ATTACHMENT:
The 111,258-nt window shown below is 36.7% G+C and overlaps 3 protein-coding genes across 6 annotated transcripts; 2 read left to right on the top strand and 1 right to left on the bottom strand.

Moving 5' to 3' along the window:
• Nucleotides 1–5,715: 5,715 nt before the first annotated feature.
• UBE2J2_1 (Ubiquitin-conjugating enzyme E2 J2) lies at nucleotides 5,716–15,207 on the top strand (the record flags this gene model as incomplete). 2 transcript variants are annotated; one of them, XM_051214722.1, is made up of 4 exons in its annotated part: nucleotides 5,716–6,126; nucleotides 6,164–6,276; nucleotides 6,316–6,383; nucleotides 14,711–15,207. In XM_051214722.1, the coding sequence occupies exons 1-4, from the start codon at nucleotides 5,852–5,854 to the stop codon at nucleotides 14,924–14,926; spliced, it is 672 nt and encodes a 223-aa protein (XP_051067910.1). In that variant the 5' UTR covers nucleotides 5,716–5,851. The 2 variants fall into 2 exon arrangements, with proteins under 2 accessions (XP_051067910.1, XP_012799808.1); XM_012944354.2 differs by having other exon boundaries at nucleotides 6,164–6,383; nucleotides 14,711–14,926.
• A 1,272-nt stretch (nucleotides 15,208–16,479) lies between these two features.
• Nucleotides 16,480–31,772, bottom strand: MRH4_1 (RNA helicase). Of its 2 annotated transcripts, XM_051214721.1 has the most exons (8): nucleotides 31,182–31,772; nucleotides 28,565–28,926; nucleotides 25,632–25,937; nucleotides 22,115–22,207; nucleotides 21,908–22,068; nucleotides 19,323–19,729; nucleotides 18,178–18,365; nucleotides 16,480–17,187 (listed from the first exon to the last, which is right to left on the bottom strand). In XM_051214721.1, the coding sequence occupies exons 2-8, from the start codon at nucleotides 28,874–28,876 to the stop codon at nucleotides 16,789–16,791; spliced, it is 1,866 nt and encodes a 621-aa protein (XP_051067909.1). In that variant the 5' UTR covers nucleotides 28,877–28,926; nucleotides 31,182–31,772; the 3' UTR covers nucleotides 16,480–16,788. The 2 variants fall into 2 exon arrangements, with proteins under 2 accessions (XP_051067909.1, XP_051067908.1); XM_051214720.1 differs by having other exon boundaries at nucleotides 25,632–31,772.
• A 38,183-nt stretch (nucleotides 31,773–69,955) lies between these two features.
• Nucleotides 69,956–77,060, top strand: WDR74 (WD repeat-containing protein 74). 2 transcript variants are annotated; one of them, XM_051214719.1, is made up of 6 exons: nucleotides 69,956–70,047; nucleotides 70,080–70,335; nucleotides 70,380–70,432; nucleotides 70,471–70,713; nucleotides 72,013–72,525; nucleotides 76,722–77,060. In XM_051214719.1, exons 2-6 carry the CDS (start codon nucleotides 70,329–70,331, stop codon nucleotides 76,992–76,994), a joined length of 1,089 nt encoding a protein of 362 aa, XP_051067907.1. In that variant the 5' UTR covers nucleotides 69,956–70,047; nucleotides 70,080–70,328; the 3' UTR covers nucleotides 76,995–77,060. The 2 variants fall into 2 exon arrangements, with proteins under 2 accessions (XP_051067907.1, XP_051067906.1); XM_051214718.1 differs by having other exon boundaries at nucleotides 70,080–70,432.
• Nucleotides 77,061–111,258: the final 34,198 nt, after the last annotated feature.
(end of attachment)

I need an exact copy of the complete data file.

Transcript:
The 111,258-nt window shown below is 36.7% G+C and overlaps 3 protein-coding genes across 6 annotated transcripts; 2 read left to right on the top strand and 1 right to left on the bottom strand.

Moving 5' to 3' along the window:
• Nucleotides 1–5,715: 5,715 nt before the first annotated feature.
• UBE2J2_1 (Ubiquitin-conjugating enzyme E2 J2) lies at nucleotides 5,716–15,207 on the top strand (the record flags this gene model as incomplete). 2 transcript variants are annotated; one of them, XM_051214722.1, is made up of 4 exons in its annotated part: nucleotides 5,716–6,126; nucleotides 6,164–6,276; nucleotides 6,316–6,383; nucleotides 14,711–15,207. In XM_051214722.1, the coding sequence occupies exons 1-4, from the start codon at nucleotides 5,852–5,854 to the stop codon at nucleotides 14,924–14,926; spliced, it is 672 nt and encodes a 223-aa protein (XP_051067910.1). In that variant the 5' UTR covers nucleotides 5,716–5,851. The 2 variants fall into 2 exon arrangements, with proteins under 2 accessions (XP_051067910.1, XP_012799808.1); XM_012944354.2 differs by having other exon boundaries at nucleotides 6,164–6,383; nucleotides 14,711–14,926.
• A 1,272-nt stretch (nucleotides 15,208–16,479) lies between these two features.
• Nucleotides 16,480–31,772, bottom strand: MRH4_1 (RNA helicase). Of its 2 annotated transcripts, XM_051214721.1 has the most exons (8): nucleotides 31,182–31,772; nucleotides 28,565–28,926; nucleotides 25,632–25,937; nucleotides 22,115–22,207; nucleotides 21,908–22,068; nucleotides 19,323–19,729; nucleotides 18,178–18,365; nucleotides 16,480–17,187 (listed from the first exon to the last, which is right to left on the bottom strand). In XM_051214721.1, the coding sequence occupies exons 2-8, from the start codon at nucleotides 28,874–28,876 to the stop codon at nucleotides 16,789–16,791; spliced, it is 1,866 nt and encodes a 621-aa protein (XP_051067909.1). In that variant the 5' UTR covers nucleotides 28,877–28,926; nucleotides 31,182–31,772; the 3' UTR covers nucleotides 16,480–16,788. The 2 variants fall into 2 exon arrangements, with proteins under 2 accessions (XP_051067909.1, XP_051067908.1); XM_051214720.1 differs by having other exon boundaries at nucleotides 25,632–31,772.
• A 38,183-nt stretch (nucleotides 31,773–69,955) lies between these two features.
• Nucleotides 69,956–77,060, top strand: WDR74 (WD repeat-containing protein 74). 2 transcript variants are annotated; one of them, XM_051214719.1, is made up of 6 exons: nucleotides 69,956–70,047; nucleotides 70,080–70,335; nucleotides 70,380–70,432; nucleotides 70,471–70,713; nucleotides 72,013–72,525; nucleotides 76,722–77,060. In XM_051214719.1, exons 2-6 carry the CDS (start codon nucleotides 70,329–70,331, stop codon nucleotides 76,992–76,994), a joined length of 1,089 nt encoding a protein of 362 aa, XP_051067907.1. In that variant the 5' UTR covers nucleotides 69,956–70,047; nucleotides 70,080–70,328; the 3' UTR covers nucleotides 76,995–77,060. The 2 variants fall into 2 exon arrangements, with proteins under 2 accessions (XP_051067907.1, XP_051067906.1); XM_051214718.1 differs by having other exon boundaries at nucleotides 70,080–70,432.
• Nucleotides 77,061–111,258: the final 34,198 nt, after the last annotated feature.